However, “Afineevsky, when pressed by reporters late Wednesday, said the pope made the comments to him directly, through a translator, but declined to say when,” AP added.
The Holy Father’s comments, regardless of their origin, were praised by secular observers all over the world. For instance, the Secretary-General of the United Nations, António Guterres, said the statement “is, of course, extremely welcome from our perspective.”
At the same time, several cardinals and bishops have come out defending traditional Church teaching on homosexuality.
“Basing itself on Sacred Scripture, which presents homosexual acts as acts of grave depravity, Tradition has always declared that ‘homosexual acts are intrinsically disordered’ … inasmuch as they are contrary to the natural law, closed to the gift of life and void of a true affective and sexual complementarity. Therefore, they cannot be approved,” explained Cardinal Raymond Burke.
“The faithful, and, in particular, Catholic politicians are held to oppose the legal recognition of homosexual unions,” he continued. “The right to form a family is not a private right to vindicate but must correspond to the plan of the Creator Who has willed the human being in sexual difference, ‘male and female He created them’ (Gen 1, 27), thus calling man, male and female, to the transmission of life.”
“‘Because married couples ensure the succession of generations and are therefore eminently within the public interest, civil law grants them institutional recognition. Homosexual unions, on the other hand, do not need specific attention from the legal standpoint since they do not exercise this function for the common good.’ To speak of a homosexual union, in the same sense as the conjugal union of the married, is, in fact, profoundly misleading, because there can be no such union between persons of the same sex.”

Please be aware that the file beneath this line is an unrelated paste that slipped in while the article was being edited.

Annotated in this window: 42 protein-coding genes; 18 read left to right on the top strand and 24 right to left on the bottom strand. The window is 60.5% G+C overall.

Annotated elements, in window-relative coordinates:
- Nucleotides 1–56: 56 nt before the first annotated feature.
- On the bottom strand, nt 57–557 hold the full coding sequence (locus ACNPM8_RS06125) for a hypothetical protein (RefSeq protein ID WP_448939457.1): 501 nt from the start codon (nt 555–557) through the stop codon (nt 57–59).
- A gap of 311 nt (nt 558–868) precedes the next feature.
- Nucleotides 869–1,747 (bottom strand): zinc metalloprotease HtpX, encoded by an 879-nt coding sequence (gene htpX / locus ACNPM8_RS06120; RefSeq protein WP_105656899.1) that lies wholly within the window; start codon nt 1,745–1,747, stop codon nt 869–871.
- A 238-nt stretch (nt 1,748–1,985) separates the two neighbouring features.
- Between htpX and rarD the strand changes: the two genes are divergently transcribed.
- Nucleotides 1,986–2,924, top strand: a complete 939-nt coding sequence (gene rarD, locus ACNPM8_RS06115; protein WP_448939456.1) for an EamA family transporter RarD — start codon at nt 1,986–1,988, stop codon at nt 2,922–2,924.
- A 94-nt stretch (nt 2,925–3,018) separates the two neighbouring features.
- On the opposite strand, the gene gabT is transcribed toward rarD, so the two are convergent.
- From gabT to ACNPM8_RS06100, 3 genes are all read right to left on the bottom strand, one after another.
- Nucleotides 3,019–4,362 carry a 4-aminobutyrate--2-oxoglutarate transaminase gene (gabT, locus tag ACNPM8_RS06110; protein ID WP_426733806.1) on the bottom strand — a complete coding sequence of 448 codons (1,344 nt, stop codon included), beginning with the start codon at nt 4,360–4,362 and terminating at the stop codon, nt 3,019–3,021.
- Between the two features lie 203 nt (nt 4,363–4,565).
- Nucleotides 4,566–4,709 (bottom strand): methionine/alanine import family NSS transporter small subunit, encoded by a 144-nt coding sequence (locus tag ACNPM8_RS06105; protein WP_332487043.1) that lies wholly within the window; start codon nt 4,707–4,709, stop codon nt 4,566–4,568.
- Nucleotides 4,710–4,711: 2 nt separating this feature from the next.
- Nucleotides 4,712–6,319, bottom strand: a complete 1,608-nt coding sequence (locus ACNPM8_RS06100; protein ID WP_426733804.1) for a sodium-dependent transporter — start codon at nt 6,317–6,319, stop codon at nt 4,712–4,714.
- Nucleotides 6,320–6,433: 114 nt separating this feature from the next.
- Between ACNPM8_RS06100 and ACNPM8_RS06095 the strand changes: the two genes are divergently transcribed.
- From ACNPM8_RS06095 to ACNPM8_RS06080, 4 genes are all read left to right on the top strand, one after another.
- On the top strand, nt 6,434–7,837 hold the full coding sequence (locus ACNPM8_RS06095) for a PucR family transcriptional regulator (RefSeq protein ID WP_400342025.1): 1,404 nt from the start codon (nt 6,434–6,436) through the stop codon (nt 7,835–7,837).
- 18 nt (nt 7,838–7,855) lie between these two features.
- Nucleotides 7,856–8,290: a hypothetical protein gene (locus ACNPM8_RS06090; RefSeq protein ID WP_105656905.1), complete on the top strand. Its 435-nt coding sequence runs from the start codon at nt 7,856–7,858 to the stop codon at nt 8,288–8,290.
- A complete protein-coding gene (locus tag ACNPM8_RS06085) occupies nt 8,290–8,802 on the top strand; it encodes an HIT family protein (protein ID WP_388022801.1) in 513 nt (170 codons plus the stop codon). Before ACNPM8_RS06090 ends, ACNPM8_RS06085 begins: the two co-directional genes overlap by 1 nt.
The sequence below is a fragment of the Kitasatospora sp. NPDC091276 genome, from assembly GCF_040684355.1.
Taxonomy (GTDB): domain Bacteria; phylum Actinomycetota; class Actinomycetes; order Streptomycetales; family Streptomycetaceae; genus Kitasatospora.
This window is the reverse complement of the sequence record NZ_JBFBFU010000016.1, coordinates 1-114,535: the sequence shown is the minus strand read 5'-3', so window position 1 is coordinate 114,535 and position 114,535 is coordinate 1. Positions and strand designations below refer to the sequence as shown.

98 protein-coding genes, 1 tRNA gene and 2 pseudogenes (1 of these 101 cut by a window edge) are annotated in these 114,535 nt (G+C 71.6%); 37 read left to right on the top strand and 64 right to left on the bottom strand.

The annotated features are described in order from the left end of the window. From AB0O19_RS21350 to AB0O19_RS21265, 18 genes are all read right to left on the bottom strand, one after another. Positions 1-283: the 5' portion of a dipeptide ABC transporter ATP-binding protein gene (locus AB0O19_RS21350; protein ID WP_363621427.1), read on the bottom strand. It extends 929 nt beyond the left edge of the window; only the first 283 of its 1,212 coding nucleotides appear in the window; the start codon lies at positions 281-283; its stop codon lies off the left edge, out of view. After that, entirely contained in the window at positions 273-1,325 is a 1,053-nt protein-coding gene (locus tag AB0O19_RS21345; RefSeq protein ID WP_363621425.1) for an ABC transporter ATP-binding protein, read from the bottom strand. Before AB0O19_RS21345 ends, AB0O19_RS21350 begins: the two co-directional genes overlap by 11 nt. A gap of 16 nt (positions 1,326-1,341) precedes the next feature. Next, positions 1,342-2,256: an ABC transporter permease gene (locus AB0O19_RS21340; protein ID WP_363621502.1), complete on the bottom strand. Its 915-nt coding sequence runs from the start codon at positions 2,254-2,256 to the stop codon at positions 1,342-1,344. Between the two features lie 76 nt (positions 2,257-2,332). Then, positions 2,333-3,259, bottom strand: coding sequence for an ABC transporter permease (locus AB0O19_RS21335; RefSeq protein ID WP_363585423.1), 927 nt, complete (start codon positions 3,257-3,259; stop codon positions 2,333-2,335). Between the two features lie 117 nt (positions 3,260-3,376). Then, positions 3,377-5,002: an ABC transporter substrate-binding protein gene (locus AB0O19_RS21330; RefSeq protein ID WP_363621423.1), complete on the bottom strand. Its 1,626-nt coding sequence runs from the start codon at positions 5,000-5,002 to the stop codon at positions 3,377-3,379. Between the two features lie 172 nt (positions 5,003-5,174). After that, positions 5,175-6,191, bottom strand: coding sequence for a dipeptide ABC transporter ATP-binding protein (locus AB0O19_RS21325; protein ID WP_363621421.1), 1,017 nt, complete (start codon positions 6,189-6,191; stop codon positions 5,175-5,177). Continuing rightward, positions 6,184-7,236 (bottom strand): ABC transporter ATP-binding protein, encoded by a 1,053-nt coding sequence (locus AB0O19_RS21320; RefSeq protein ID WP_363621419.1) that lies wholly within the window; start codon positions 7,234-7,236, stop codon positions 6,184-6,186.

Burke said the statements in the documentary Francesco “do not correspond to the constant teaching of the Church, as it is expressed in Sacred Scripture and Sacred Tradition, and is guarded, protected and interpreted by the Magisterium. Equally sad and concerning is the turmoil, confusion, and error they cause among the Catholic faithful, as is the scandal they cause, in general, by giving the totally false impression that the Catholic Church has had a change of course, that is, has changed its perennial teaching regarding such fundamental and critical questions.”
Cardinal Gerhard Müller, the former prefect of the Congregation for the Doctrine of the Faith, said, “I do not know the exact wording of the interview statement, which is ambiguous as so often. But the effect is fatal.”
“The Catholic faithful are irritated, the enemies of the Church feel confirmed by the Vicar of our Lord Jesus Christ, whom they reject as the Son of God,” he summarized. “Instead of using theological and philosophical arguments of reason, they appeal to feelings, thus checkmating the rationality of faith with sentimentality.”
“The present statement [of Pope Francis] is a purely private expression of opinion, which every Catholic can and should freely contradict,” Müller said.
During October of last year, it was in the Vatican gardens that Pope Francis was presented with a Pachamama statue as part of activities related to the Amazon Synod.